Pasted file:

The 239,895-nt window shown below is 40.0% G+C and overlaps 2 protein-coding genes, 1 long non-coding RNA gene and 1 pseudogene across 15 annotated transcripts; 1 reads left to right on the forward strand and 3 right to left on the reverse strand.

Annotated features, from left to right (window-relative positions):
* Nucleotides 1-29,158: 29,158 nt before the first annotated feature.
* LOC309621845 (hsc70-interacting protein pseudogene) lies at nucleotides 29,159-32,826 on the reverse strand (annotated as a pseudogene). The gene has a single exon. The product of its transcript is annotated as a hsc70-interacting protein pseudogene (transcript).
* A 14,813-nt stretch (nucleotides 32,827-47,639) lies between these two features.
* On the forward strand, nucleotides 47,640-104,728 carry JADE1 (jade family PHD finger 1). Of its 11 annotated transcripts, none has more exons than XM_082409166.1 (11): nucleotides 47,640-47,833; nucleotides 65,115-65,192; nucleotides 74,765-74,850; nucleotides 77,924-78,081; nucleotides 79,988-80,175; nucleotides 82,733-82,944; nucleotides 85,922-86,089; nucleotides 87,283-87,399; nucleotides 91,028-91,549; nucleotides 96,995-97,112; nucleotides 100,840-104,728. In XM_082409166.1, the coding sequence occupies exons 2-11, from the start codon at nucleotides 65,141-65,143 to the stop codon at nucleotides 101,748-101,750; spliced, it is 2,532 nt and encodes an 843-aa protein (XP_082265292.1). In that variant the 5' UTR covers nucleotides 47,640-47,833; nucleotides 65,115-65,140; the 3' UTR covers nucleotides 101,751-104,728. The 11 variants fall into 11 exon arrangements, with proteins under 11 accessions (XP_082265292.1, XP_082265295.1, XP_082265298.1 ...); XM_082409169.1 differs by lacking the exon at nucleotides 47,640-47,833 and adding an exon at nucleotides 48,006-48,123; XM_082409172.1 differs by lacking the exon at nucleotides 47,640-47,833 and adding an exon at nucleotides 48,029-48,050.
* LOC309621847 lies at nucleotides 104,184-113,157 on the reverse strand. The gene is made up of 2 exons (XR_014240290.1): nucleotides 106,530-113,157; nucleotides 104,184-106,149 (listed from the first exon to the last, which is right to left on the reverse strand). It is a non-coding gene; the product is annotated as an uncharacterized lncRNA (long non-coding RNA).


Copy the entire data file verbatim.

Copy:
The 239,895-nt window shown below is 40.0% G+C and overlaps 2 protein-coding genes, 1 long non-coding RNA gene and 1 pseudogene across 15 annotated transcripts; 1 reads left to right on the forward strand and 3 right to left on the reverse strand.

Annotated features, from left to right (window-relative positions):
* Nucleotides 1-29,158: 29,158 nt before the first annotated feature.
* LOC309621845 (hsc70-interacting protein pseudogene) lies at nucleotides 29,159-32,826 on the reverse strand (annotated as a pseudogene). The gene has a single exon. The product of its transcript is annotated as a hsc70-interacting protein pseudogene (transcript).
* A 14,813-nt stretch (nucleotides 32,827-47,639) lies between these two features.
* On the forward strand, nucleotides 47,640-104,728 carry JADE1 (jade family PHD finger 1). Of its 11 annotated transcripts, none has more exons than XM_082409166.1 (11): nucleotides 47,640-47,833; nucleotides 65,115-65,192; nucleotides 74,765-74,850; nucleotides 77,924-78,081; nucleotides 79,988-80,175; nucleotides 82,733-82,944; nucleotides 85,922-86,089; nucleotides 87,283-87,399; nucleotides 91,028-91,549; nucleotides 96,995-97,112; nucleotides 100,840-104,728. In XM_082409166.1, the coding sequence occupies exons 2-11, from the start codon at nucleotides 65,141-65,143 to the stop codon at nucleotides 101,748-101,750; spliced, it is 2,532 nt and encodes an 843-aa protein (XP_082265292.1). In that variant the 5' UTR covers nucleotides 47,640-47,833; nucleotides 65,115-65,140; the 3' UTR covers nucleotides 101,751-104,728. The 11 variants fall into 11 exon arrangements, with proteins under 11 accessions (XP_082265292.1, XP_082265295.1, XP_082265298.1 ...); XM_082409169.1 differs by lacking the exon at nucleotides 47,640-47,833 and adding an exon at nucleotides 48,006-48,123; XM_082409172.1 differs by lacking the exon at nucleotides 47,640-47,833 and adding an exon at nucleotides 48,029-48,050.
* LOC309621847 lies at nucleotides 104,184-113,157 on the reverse strand. The gene is made up of 2 exons (XR_014240290.1): nucleotides 106,530-113,157; nucleotides 104,184-106,149 (listed from the first exon to the last, which is right to left on the reverse strand). It is a non-coding gene; the product is annotated as an uncharacterized lncRNA (long non-coding RNA).